Industry Insights

3 AAPI Athletes That Are Great Role Models for Youth Athletes

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By LeagueApps
May 17, 2023
2 min

May is Asian American and Pacific Islander (AAPI) Heritage Month—a time to celebrate the history, culture, and contributions of AAPI communities in the United States. 

As a youth sports coach, you have the opportunity and responsibility to create a positive and inclusive environment for your athletes by educating your players on the challenges and stereotypes AAPI athletes have had to overcome to find success. 

To name a few, AAPI athletes have faced racism, harassment, and violence throughout history, but even more so now due to newer stereotypes introduced by the COVID-19 pandemic. They have also had to challenge the “model minority” myth, which creates a cultural expectation that Asian Americans prioritize school (and that they don’t value athleticism!). 

Some of your own players of AAPI descent may be facing similar challenges, and you can help them find confidence in life and in sport by sharing some success stories. Here are some iconic AAPI athletes that can serve as role models for your players, and some of the challenges they’ve had to overcome to achieve success in their fields.

Jeremy Lin (NBA Veteran)

Who could forget when “Linsanity” overtook the NBA in 2012—when the Knicks guard broke out with 25 points against the Nets. The basketball player inspired many young AAPI basketball players with his clutch performances, yet faced racism and stereotypes throughout his whole career, including being called “coronavirus” on the court.

Younghoe Koo 

The kicker for the Atlanta Falcons shared his experience being on the receiving end of offensive jokes and name-calling as an Asian American on social media. He would ignore it and try to mind his own business, but due to the rise of AAPI attacks recently, he notes that it is more important than ever to speak out against this hate.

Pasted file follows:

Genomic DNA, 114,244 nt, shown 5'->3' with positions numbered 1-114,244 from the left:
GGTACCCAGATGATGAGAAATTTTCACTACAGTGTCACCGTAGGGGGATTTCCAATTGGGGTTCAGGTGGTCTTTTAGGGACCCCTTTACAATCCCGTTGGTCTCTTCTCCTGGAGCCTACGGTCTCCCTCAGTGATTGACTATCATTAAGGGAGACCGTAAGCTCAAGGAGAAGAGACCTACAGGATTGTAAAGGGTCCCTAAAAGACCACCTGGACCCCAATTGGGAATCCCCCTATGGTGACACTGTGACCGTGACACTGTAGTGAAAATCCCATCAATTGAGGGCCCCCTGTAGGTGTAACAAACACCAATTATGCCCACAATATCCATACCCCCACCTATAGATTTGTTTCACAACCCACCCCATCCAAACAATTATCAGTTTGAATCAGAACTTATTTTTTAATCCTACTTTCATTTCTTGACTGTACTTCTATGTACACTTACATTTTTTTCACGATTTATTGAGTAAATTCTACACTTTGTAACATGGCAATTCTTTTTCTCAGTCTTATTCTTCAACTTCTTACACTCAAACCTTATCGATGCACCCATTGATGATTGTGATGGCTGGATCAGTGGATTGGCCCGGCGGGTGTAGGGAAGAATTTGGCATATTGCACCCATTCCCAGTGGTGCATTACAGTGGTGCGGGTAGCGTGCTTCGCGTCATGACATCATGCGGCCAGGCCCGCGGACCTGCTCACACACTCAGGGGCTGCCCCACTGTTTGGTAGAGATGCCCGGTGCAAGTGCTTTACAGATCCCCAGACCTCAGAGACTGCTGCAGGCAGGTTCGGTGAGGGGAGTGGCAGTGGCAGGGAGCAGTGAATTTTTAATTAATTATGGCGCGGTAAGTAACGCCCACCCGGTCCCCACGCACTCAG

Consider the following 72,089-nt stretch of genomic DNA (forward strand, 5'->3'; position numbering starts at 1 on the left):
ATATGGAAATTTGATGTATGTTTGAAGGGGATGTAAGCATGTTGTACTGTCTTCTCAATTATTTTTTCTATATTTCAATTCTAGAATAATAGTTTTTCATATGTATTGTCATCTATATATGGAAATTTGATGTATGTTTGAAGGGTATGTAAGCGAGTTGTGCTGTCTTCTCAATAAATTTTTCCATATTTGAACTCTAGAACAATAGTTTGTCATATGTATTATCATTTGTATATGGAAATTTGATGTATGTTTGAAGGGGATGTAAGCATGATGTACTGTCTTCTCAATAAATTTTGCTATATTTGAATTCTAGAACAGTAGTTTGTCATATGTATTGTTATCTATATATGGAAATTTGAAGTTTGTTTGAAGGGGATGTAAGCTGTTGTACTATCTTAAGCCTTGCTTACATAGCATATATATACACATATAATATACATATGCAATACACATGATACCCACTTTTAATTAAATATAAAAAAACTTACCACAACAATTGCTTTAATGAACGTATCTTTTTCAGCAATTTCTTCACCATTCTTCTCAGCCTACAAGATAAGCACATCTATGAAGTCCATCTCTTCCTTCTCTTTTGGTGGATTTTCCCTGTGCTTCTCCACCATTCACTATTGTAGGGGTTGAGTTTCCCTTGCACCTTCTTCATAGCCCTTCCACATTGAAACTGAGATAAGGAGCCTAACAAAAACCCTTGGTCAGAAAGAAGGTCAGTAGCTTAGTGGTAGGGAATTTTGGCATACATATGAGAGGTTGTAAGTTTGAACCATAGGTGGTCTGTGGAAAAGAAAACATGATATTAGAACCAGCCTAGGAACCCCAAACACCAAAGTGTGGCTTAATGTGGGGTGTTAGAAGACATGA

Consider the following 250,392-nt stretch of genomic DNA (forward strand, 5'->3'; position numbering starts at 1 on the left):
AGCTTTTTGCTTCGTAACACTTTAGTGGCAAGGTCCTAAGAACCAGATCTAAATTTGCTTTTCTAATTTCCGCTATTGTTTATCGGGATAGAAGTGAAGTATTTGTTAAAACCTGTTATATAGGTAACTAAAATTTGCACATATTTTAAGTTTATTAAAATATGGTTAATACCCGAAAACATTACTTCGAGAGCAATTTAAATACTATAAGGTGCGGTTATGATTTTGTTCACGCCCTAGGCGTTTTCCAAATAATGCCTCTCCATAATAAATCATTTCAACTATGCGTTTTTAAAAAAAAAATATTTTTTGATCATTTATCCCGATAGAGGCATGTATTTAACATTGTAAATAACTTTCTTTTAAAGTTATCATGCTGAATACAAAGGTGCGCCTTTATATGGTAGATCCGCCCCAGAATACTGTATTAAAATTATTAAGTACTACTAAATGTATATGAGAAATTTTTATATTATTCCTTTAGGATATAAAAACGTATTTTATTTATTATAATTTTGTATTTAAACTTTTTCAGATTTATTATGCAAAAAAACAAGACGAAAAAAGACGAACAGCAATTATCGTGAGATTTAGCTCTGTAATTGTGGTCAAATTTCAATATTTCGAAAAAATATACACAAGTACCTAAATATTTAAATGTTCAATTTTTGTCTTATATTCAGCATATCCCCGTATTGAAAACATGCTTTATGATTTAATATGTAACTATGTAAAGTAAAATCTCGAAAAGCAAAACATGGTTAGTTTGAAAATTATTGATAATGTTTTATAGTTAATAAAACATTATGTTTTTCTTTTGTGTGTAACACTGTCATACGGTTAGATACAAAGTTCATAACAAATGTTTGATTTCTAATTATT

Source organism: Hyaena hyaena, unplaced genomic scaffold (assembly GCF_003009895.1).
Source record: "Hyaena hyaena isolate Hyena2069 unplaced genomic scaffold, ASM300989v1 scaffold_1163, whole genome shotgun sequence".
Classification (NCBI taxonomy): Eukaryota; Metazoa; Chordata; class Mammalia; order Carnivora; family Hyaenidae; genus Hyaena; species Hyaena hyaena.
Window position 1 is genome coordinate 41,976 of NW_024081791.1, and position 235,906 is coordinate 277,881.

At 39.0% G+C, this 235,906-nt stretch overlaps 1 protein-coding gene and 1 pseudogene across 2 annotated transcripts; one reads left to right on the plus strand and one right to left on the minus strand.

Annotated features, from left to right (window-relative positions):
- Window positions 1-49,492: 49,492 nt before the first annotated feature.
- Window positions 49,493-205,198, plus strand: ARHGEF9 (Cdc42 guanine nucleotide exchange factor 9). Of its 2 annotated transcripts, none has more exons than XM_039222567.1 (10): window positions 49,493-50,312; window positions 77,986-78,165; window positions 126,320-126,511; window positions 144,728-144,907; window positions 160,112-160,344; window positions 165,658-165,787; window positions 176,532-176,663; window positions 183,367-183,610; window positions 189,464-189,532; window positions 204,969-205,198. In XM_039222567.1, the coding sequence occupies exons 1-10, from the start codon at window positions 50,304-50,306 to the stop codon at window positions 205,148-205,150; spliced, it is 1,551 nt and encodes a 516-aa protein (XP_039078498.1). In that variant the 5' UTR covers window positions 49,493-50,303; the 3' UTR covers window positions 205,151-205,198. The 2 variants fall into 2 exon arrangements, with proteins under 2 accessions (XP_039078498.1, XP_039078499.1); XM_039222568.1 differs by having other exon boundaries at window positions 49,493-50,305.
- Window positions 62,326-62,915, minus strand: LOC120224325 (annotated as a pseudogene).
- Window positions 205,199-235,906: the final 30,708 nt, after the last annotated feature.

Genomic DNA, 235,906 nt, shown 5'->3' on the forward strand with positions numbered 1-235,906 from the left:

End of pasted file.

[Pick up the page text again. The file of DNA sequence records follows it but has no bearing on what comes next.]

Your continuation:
Chloe Kim 

In an interview with ESPN, Olympic Snowboarder Chloe Kim shares her experience as the only minority on her team. Originally, she chose to stay silent, as that is how she coped and she felt isolated and uncomfortable speaking up. She received hate ever since she was a kid, and to this day gets hundreds of racially-driven hate messages monthly. When she won her first X Games at 13, people belittled her accomplishments because she is Asian. After she won her Olympic gold medal in Pyeongchang, she began to speak up and share her story.

As a youth sports coach, you can support the AAPI communities in youth sports by:

  • Educating yourself on the history and culture of AAPI communities, and appreciating their diversity and richness
  • Addressing any incidents of racism or discrimination that occur on or off the field, accompanied by a zero tolerance policy, and creating a safe and respectful space for your athletes
  • Providing resources and referrals for mental health support for your athletes, especially if they are experiencing stress or trauma related to racism or violence
  • Listening to your athletes with empathy and respect, and encouraging them to express their feelings and opinions
  • Celebrating the achievements and contributions of AAPI athletes in your sport and beyond, and exposing your team to diverse role models
  • Fostering a team culture that values diversity, inclusion, and belonging, and promoting good sportsmanship among all players

You have the ability to make a positive difference in the lives of your AAPI athletes. You can also help them develop into well-rounded individuals who can contribute to their communities and society. Remember, as a youth sports coach, you have the power to shape the future of sports—and the future of our youth.

For more stories like this one, subscribe to the Youth Sports Weekly Wrap. 



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